Washington: When it comes to being street-savvy, we are as sharp when we're 80 as when we're 18, according to a new research.
Older people are as good as young adults at knowing when someone is potentially aggressive, and being streetwise appears to be a skill honed in childhood but not fully reliable until adulthood. The new research, led by University of Portsmouth's Liam Satchell, is the third study he has led on examining our ability at various ages to gauge others' aggression.
He said that older people can be reassured that their gut instincts about who is posing a danger are generally "excellent" and added that the results could encourage older people to recognise they are street smart, that their gut instincts are spot on. Satchell noted, "Until now, there has been little conclusive evidence of older people's ability to detect everyday street threats."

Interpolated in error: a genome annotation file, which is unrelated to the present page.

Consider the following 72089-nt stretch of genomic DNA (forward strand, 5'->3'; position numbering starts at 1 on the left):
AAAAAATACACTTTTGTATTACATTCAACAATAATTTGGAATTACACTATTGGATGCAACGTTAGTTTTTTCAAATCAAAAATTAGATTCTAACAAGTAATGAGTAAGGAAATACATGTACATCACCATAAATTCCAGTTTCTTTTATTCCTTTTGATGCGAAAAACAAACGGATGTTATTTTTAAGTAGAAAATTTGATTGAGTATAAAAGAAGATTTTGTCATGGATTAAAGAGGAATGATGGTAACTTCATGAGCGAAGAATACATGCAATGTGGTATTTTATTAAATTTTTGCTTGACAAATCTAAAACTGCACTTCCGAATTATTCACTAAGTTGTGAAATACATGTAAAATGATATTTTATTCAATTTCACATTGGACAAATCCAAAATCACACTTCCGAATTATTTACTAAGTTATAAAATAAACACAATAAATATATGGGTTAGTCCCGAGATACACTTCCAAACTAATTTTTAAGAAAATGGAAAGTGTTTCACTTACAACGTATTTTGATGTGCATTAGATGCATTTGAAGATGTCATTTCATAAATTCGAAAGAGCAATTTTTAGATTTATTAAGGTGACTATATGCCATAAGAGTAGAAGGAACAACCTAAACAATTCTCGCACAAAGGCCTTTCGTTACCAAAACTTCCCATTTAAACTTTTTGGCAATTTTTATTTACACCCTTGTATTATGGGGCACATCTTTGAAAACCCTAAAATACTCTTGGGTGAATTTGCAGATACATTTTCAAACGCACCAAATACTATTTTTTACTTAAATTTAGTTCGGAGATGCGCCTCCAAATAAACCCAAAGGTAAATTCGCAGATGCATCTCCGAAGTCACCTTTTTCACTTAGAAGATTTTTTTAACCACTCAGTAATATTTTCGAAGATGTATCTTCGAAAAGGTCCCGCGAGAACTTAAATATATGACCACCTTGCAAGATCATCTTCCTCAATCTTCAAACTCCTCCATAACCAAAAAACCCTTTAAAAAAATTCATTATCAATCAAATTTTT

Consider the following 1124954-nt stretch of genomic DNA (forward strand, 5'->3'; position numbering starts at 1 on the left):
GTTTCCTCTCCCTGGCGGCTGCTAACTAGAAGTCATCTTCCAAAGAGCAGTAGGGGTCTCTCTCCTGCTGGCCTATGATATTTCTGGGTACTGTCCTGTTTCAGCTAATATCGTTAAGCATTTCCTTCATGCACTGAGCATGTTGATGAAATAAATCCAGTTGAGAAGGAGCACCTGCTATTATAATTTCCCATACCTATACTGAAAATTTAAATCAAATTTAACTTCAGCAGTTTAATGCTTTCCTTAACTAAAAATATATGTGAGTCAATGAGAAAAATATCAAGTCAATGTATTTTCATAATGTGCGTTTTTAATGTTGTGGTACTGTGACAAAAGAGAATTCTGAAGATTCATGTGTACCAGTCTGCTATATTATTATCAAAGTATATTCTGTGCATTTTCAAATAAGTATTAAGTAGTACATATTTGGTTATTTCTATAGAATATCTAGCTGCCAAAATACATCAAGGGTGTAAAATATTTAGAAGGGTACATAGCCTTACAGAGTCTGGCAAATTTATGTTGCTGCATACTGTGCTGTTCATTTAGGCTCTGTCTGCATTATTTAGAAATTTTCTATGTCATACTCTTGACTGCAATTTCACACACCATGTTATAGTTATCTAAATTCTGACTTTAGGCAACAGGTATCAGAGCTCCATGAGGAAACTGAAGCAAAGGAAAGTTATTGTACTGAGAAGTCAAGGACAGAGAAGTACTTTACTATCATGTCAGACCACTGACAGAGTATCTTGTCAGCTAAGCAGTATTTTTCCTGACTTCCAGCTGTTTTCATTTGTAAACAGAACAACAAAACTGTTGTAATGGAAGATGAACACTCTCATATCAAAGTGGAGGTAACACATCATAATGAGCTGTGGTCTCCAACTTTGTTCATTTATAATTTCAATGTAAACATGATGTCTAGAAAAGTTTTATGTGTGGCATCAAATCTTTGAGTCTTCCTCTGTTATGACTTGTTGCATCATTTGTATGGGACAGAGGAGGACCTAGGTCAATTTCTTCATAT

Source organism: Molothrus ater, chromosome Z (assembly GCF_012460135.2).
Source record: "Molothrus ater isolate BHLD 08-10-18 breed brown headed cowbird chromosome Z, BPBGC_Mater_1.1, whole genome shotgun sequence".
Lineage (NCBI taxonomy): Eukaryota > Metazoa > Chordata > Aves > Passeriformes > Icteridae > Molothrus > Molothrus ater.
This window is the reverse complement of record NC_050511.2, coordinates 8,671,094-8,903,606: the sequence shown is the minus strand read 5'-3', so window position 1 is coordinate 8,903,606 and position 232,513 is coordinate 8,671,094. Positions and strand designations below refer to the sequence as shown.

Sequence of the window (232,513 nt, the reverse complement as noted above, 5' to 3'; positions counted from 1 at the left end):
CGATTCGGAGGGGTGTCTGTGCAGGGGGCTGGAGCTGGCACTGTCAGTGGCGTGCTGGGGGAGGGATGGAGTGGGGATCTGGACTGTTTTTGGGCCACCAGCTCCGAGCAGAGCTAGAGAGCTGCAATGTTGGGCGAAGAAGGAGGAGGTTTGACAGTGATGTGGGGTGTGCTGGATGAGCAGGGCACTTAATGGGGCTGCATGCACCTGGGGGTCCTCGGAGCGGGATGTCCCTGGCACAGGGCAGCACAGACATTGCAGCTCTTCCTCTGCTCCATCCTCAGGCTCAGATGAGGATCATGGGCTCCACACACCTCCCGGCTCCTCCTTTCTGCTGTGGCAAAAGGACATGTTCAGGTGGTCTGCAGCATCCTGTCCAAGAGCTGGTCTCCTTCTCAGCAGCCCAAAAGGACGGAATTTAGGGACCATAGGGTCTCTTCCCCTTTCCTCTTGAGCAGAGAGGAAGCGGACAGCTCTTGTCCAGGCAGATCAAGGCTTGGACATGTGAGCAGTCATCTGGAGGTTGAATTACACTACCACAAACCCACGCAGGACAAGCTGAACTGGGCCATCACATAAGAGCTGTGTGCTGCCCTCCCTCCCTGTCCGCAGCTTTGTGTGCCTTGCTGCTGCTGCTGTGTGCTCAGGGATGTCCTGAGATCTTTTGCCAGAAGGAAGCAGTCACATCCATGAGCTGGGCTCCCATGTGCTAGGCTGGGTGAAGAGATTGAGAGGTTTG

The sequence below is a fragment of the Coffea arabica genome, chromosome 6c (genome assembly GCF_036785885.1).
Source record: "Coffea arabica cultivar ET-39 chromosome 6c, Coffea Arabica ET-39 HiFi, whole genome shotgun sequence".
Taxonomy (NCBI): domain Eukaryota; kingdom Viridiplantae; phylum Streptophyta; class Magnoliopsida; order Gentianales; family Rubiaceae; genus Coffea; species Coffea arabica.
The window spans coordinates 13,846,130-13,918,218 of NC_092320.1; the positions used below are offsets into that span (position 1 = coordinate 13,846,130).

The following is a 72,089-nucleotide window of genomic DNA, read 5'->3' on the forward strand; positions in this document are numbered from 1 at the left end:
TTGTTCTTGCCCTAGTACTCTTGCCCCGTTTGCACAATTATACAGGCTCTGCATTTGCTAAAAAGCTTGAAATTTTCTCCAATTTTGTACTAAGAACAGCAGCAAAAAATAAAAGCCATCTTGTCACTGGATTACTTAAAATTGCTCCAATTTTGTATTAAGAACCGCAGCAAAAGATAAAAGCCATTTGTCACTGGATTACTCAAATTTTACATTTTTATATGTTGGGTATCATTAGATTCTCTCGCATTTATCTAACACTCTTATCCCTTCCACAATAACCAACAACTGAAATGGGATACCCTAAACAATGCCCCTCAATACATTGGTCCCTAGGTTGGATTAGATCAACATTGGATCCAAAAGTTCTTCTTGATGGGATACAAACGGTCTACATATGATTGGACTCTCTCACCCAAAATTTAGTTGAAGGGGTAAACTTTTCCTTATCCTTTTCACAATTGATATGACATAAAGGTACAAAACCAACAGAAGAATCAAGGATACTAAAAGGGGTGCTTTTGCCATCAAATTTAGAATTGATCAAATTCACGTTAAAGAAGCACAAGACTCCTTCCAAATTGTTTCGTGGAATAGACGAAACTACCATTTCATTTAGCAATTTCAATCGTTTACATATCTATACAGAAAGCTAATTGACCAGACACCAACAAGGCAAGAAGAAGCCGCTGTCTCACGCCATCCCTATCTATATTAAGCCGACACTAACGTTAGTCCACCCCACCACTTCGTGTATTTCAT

The latest results are from a small-scale study and he said more research needs to be done to assess, for example, whether the older people who agree to take part in a scientific study are, by nature, also confident and likely to be less worried about crime. His study examined threat perception in 39 people aged 59-91, and in 87 people aged 20-28.
Nearly all - 95 percent - of both groups correctly gauged the aggression, or level of intimidation, of five women and four men filmed walking on a treadmill. The 'walkers' had been selected after taking a renowned aggression test to ensure they represented a wide cross-section of degrees of aggression. Satchell continued, "The findings overall suggest we develop a streetwise ability, that we are able to make judgments about others and our safety, once we reach adulthood."
The study is published in Europe's Journal of Psychology.